In downtown Little Rock, a chorus echoes around the room at Willy D’s Rock & Roll Piano Bar as groups of friends clutching beers and each other sing along to the soul hit “Stand By Me”.
Yet far from standing together, the capital of Arkansas is deeply divided over how to deal with a resurgence of Covid-19. Cases are increasing, hospitals are filling up, and health officials are struggling to convince residents in the city and across the state to get vaccinated.
The pace of vaccinations in US states has become starkly correlated with politics, with Republican voters less likely than Democrats to get a jab, just as they are more reluctant to wear a mask or observe social distancing.
About 35 per cent of people in Arkansas are fully vaccinated, according to the Centers for Disease Control and Prevention, and only two states, Mississippi and Alabama, have lower rates of inoculation. By contrast, 56 per cent of people in the state of New York, a Democratic stronghold, have been fully vaccinated.
That poses a huge challenge for local health officials in red states as they battle the highly transmissible Delta variant, which now accounts for 83 per cent of cases nationwide, according to the latest estimate from the CDC.
The public health agency, which last week said the US was experiencing a “pandemic of the unvaccinated”, believes the proportion of Delta cases is even higher in places with low inoculation rates such as Arkansas.
“I am very concerned about the next several weeks and months,” said Jennifer Dillaha, medical director of immunisations at the Arkansas health department. “The Delta variant is spreading in our state. The growth of cases is exponential. The rise in hospitalisations is exponential.”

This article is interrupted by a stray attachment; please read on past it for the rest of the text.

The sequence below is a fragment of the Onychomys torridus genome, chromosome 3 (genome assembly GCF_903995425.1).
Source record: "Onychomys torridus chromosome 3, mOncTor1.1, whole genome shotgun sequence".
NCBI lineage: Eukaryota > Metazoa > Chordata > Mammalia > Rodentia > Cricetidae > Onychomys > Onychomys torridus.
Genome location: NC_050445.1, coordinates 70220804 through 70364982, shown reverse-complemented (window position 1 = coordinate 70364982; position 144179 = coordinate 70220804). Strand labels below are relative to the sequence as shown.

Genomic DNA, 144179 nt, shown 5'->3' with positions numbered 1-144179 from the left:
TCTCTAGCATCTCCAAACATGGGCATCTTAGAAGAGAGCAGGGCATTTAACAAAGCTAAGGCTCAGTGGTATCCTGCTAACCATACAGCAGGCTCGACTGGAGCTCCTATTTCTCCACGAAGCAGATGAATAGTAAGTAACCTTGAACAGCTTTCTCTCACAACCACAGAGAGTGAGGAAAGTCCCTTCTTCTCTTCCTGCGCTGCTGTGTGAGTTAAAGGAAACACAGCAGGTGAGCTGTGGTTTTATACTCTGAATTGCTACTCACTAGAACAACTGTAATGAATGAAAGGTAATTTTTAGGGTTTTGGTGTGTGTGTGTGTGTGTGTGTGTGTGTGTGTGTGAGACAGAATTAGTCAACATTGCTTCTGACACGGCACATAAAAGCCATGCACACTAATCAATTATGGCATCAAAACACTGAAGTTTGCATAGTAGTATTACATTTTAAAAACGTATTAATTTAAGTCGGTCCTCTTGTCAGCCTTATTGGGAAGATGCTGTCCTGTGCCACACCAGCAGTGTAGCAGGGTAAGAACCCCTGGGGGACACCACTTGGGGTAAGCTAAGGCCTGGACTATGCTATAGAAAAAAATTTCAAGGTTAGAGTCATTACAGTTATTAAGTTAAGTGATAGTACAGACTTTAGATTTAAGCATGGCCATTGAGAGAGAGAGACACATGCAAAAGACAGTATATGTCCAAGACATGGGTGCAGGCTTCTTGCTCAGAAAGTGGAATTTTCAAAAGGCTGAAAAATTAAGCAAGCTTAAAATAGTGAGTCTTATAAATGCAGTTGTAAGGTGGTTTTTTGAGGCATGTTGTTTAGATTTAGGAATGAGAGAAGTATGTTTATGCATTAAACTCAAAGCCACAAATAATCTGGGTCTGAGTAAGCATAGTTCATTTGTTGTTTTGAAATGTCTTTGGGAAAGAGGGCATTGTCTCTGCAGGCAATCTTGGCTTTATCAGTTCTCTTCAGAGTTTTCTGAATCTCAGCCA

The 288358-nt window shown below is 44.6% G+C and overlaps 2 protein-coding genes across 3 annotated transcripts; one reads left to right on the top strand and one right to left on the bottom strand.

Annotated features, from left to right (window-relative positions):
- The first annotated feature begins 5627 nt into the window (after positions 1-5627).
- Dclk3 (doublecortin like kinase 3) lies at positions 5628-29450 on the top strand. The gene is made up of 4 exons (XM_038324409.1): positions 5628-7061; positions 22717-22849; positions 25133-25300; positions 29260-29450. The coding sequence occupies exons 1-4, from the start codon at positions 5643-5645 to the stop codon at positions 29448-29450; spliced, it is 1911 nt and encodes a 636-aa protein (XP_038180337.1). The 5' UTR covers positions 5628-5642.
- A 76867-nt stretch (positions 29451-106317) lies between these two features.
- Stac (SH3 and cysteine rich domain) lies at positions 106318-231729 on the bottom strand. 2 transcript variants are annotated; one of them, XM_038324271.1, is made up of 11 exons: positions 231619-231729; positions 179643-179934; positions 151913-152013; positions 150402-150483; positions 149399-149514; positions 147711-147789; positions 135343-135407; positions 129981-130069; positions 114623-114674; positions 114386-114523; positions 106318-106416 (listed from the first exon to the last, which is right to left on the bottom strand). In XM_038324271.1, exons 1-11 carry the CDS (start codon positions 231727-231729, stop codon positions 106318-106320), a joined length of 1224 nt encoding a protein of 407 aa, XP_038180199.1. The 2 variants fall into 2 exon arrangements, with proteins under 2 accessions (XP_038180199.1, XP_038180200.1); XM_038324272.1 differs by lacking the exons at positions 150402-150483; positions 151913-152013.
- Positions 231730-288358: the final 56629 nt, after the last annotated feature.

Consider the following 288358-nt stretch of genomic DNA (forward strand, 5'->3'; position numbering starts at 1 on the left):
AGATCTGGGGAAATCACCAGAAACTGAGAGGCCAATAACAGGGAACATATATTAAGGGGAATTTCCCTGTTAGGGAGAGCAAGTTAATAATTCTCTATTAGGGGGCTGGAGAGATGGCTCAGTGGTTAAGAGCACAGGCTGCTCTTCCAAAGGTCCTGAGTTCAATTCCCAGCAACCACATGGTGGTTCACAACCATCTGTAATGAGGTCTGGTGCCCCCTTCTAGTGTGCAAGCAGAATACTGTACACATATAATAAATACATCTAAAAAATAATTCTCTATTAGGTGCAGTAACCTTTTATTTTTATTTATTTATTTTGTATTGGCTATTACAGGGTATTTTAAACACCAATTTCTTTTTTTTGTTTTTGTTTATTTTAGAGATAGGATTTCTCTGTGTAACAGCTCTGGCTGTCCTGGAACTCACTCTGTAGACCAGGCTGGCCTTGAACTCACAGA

Surging Covid cases risk overwhelming the health system in Arkansas, which serves a population of roughly 3m. More than 780 people are currently hospitalised with the virus in the state, a number that has roughly doubled in the past two weeks.
“If we continue at the same pace of hospitalisation, we will double the number of patients in the hospital by the beginning of August,” Dillaha predicted. “We’ll hit 1,300 patients or more, which is as high as we ever got in this past winter.”
In Willy D’s, customers must agree to a bag search and a pat-down by a security guard, but no one’s temperature is checked and masks are non-existent. Kevin Newman, a 31-year-old estate agent who voted for Donald Trump in November, said he had not been vaccinated because he doubted the severity of the virus.
“If Covid was really serious, we’d have to pay for the vaccine,” said Newman. “Everything else is expensive so why are they giving it out for free? It’s suspicious.”
Similar opinions abound on social networks such as Facebook, which was last week accused of “killing people” by President Joe Biden for allowing vaccine misinformation to spread unchecked.
Health officials in Arkansas are trying to reach more people by offering vaccines at shopping malls and churches, while doling out incentives like free hunting and fishing licenses. But so far their efforts have done little to move the needle.
At a riverfront summer festival in North Little Rock on Saturday, stalls offered free food and toys alongside vaccines. Yet over the space of an hour, just four people took up the offer of a jab.
“Every one that we get now is important,” said Barbara McDonald, a nurse at the University of Arkansas for Medical Sciences (UAMS) who was running the pop-up site. “A lot of it is fear. If they don’t understand it, then they don’t want it. So education is important.”
Some of the reluctance is ideological, underpinned by the belief that being nudged into taking a vaccine imposes on a person’s civil liberties. Others fear that the jab poses a significant risk to their health after reading discredited theories online.